TRAVEL THERE: FINALLY POMPEII
A short bus ride from Sorrento took us to Pompeii and you guessed it, another shopping opportunity. This time it was cameos and they had my attention, but first I had to visit the restroom. On the way out, I did peek at a few of the price tags. I quickly realized the amount represented was one I was unwilling to pay for more jewelry. I love the stuff, but I have so much of it I go years without wearing some the pieces. Others in our group did submit to the temptation of the beautiful pieces of handiwork and I’m glad they did. Obligatory shopping out of the way, it was time to visit the ruins of Pompeii
Best Guide Ever
So far, besides the heat, crowds and seasickness (none of which Paolo had any control over) we’d had a pretty good day of touring. I’d figured out that we had a pretty darned good guide. He had a great personality. He spoke impeccable English. He actually cared about his tourists and was proactive about seeing they had a good day. Obligatory shopping was available, but not shoved down our throats.
So far, there hadn’t been much in the way of historical information to pass on, but what he had shared was at least reliable and polite. However, it wasn’t until we actually entered the ruins that I figured out just how extraordinary he was. This guy was a professor teaching Italian history at some Italian university. He could have had us calling him Dr. Paolo, but he just wasn’t that pretentious. It was sort of like we were a group of American acquaintances and he was showing us around for the sake of friendship.
As soon as we entered the ruins, it became something completely different. We were in a place that he loved and was very knowledgeable about. He shared his information with us like a boy proud of scoring in futbol. I heartily wished I had a whole day to spend with him at this site, rather than just time for a quick stroll through one section.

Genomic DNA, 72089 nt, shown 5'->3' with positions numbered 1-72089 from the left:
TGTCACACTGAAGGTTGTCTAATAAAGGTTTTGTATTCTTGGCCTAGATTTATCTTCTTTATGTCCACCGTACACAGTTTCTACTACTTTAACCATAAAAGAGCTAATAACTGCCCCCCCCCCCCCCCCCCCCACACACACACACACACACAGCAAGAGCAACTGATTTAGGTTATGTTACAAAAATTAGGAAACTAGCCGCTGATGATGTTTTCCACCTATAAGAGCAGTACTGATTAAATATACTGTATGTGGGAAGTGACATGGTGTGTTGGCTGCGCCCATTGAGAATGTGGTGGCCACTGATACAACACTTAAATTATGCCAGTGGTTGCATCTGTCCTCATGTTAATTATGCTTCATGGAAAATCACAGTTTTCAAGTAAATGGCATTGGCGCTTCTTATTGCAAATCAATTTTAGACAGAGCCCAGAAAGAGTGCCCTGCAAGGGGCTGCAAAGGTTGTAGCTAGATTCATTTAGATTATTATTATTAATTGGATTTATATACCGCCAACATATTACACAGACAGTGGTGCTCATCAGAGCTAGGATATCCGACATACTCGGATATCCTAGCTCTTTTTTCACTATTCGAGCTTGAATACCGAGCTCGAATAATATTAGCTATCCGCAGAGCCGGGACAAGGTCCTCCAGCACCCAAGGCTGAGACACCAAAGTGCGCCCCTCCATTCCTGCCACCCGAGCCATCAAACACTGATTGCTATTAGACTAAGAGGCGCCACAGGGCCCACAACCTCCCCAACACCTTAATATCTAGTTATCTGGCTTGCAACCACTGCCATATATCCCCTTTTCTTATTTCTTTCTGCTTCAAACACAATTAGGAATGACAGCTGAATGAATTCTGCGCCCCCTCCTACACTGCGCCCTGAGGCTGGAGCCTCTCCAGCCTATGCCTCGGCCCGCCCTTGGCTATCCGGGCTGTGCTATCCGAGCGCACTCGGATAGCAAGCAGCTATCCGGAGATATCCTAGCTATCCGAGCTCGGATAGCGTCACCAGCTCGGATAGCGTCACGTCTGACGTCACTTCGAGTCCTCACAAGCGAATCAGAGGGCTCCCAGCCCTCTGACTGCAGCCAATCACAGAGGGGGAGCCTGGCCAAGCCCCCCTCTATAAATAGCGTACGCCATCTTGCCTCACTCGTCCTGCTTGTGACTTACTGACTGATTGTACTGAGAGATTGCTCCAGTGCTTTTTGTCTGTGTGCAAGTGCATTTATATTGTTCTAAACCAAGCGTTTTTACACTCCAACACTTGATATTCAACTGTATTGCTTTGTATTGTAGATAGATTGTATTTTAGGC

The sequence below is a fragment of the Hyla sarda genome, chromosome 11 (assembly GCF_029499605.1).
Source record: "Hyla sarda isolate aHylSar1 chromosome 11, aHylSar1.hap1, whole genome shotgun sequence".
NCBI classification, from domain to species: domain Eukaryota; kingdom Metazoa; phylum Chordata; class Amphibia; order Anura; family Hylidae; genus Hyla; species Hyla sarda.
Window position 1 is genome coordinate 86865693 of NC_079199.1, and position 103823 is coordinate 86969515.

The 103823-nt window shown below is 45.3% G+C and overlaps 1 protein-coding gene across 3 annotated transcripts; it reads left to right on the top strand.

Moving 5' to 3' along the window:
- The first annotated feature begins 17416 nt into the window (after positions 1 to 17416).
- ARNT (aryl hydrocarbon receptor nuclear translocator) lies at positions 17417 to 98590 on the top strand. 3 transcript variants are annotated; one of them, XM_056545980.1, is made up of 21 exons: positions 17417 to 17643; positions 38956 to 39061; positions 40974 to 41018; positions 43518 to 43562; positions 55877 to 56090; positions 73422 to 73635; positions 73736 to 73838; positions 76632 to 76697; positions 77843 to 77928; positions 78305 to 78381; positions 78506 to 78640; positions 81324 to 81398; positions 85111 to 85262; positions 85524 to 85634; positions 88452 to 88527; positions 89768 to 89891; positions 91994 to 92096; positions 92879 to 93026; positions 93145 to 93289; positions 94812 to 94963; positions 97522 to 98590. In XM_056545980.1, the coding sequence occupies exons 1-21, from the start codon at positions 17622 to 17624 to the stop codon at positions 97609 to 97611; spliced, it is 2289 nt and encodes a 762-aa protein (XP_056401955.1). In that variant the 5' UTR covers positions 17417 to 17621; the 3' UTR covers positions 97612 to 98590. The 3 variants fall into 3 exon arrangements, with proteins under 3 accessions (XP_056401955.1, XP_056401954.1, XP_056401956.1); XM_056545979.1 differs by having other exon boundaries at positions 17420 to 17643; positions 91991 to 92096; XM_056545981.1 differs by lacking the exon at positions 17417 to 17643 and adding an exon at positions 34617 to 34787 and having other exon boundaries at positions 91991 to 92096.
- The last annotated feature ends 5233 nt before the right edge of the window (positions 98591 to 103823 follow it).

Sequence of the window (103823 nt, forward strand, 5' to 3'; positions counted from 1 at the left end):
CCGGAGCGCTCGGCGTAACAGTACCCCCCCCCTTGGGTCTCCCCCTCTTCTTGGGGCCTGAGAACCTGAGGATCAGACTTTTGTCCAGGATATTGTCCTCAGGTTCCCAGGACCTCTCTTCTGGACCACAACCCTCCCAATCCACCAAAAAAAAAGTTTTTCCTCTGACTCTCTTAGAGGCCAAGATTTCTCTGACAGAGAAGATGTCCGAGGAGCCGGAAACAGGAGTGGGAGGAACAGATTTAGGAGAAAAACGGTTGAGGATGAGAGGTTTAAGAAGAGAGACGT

How amazing this place is! You must go. It’s not like Capri – get there if you’re nearby. No, this is put-it-on-your-bucket-list good. Start making definite plans to get there.
I wish there was a way to share just how good Paolo was. He made the place come alive. He explained what a building was used for. If it was a home, he described the sort of person who would live there, what his schedule for the day would be, what he would wear, what he would eat, who lived in his home with him, how to know whether he was important or not, who came to visit at what time and where the owner would go when he left his home. He talked about the kind of food served in cafes and the bread baked in the bakery ovens. He pointed out architectural advances and items we use in our buildings today.
I soaked it in like a sponge. I wish I’d thought of recording him so I could listen to all he said again. I loved walking around the city and though it had died many centuries ago, it still seemed to vibrate with energy.
I’m rambling now. I will show you some photos from the ruined city to spark your imagination. If you join us next week, I’ll get us back to the boat for some Italian food.
2 thoughts on “Pushing on to Pompeii”
It’s amazing how much a great guide can add to an adventure. Always a pleasure for me to have a guide that knows the history of the place we are visiting. You were so lucky!
I realize that. The others we had on the trip ranged from mediocre to hopeless. The only guides I have ever had that were anywhere as good were all in Egypt and they were all getting their PhD’s. They weren’t as much fun as Paolo, though.